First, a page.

Data consistency of HMIS: Literature suggests that HMIS data might suffer from data duplication or data inconsistency due to misinterpretation of data elements by data entry operators and other systemic issues. To check the consistency of the data across different years, we regress the albendazole coverage data as well as the data on pregnant women with 4 or more ANC for FYs 2018-19, 2019-20 and 2020-21 on the 2017-18 data (Fig. 2 and Fig. 3).
Source: HMIS (FY18 – FY21)
Source: HMIS (FY18 – FY21)
The linear fit, with high R-Square values indicates a fairly consistent reporting across all states, except Uttar Pradesh (circled in red), which emerged as an outlier for both indicators, for the years 2019-20 and 2020-21. The coverage under albendazole, while consistent across the four-year period, also shows considerable regional variation. We analyse the regional patterns next, both at the state level and the district level
Key Findings Based on albendazole coverage from the HMIS Data Analysis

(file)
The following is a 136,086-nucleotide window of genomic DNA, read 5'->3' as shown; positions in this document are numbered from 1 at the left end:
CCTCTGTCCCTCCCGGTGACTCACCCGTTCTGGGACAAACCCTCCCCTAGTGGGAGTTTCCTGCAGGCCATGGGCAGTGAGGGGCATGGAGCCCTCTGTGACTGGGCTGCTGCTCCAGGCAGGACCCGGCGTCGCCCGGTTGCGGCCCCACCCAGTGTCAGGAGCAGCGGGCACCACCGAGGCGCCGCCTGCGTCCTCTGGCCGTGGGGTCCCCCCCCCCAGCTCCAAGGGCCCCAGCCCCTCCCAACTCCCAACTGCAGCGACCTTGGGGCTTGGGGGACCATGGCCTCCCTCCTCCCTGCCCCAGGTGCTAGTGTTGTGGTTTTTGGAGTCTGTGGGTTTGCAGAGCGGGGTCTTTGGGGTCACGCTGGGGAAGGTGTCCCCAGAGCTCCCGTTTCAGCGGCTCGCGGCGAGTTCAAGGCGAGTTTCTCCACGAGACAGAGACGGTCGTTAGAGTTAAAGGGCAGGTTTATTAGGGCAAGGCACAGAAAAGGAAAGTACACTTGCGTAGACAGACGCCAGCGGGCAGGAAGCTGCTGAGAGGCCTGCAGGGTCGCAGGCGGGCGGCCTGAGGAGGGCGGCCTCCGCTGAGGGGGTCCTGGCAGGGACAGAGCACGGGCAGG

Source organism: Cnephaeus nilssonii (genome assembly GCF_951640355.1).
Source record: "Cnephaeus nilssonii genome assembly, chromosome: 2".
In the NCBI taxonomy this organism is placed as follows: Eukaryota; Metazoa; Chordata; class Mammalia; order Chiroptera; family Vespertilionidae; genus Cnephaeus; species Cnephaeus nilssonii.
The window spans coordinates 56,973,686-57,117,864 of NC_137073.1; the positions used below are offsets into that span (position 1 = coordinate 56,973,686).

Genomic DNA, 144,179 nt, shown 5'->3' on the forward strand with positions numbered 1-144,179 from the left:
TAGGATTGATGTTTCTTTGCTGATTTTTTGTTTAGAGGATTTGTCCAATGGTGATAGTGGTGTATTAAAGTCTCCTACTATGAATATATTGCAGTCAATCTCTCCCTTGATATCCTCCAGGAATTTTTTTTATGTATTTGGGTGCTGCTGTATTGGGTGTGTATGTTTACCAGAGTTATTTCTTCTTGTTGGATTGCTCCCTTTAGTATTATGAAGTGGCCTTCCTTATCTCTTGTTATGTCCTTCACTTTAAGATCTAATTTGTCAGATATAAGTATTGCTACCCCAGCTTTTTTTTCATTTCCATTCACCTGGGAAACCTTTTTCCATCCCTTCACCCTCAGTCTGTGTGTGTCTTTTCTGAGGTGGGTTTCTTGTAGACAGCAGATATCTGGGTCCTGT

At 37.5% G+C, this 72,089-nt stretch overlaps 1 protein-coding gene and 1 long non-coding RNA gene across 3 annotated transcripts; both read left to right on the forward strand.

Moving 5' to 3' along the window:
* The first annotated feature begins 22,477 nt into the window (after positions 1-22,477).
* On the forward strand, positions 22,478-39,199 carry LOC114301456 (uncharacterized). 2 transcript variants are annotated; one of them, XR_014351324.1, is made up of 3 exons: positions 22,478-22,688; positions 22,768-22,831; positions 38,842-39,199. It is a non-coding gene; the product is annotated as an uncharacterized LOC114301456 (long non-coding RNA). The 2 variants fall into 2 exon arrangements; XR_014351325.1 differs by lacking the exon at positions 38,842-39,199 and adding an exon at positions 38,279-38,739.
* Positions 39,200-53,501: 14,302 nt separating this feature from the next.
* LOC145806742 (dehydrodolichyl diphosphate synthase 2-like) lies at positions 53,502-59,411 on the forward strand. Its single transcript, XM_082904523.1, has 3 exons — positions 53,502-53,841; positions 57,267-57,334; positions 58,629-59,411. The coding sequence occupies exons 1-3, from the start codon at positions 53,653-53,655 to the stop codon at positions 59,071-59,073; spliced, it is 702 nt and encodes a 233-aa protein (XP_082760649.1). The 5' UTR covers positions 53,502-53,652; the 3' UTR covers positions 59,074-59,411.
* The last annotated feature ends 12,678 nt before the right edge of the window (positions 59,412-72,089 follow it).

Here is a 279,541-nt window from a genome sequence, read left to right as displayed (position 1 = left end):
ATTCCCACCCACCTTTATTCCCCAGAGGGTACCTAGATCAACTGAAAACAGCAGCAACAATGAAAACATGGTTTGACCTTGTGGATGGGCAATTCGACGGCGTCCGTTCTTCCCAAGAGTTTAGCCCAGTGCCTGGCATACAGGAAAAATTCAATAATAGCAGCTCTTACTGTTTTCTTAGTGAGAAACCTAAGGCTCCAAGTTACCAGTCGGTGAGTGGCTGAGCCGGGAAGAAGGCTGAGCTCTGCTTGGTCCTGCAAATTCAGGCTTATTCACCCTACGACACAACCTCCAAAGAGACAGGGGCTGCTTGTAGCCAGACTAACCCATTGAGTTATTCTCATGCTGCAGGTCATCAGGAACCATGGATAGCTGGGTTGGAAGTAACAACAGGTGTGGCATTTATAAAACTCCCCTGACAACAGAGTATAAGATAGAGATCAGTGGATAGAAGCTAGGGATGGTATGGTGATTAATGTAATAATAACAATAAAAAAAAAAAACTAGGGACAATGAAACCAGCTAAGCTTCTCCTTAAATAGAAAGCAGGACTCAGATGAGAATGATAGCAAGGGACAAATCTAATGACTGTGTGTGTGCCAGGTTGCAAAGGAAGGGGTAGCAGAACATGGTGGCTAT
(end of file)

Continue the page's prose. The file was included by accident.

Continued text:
Figure 4 provides the state-wise coverage of pregnant women having received albendazole tablets as a percentage of the women that have received four or more ANC visits for the period 2017-21. There is an evident increase in albendazole coverage, across states, over the four years. The increase during the pandemic year 2020-2021 is particularly significant. It is worth examining whether this was on account of more home visits of the health workers owing to the lockdown and the attendant restriction on movement of the pregnant women. This is also interesting as there has been general disruption of non-Covid services as documented elsewhere (Kumari et al., 2020; Nasta et al., 2020).
Source: HMIS (FY18 – FY21)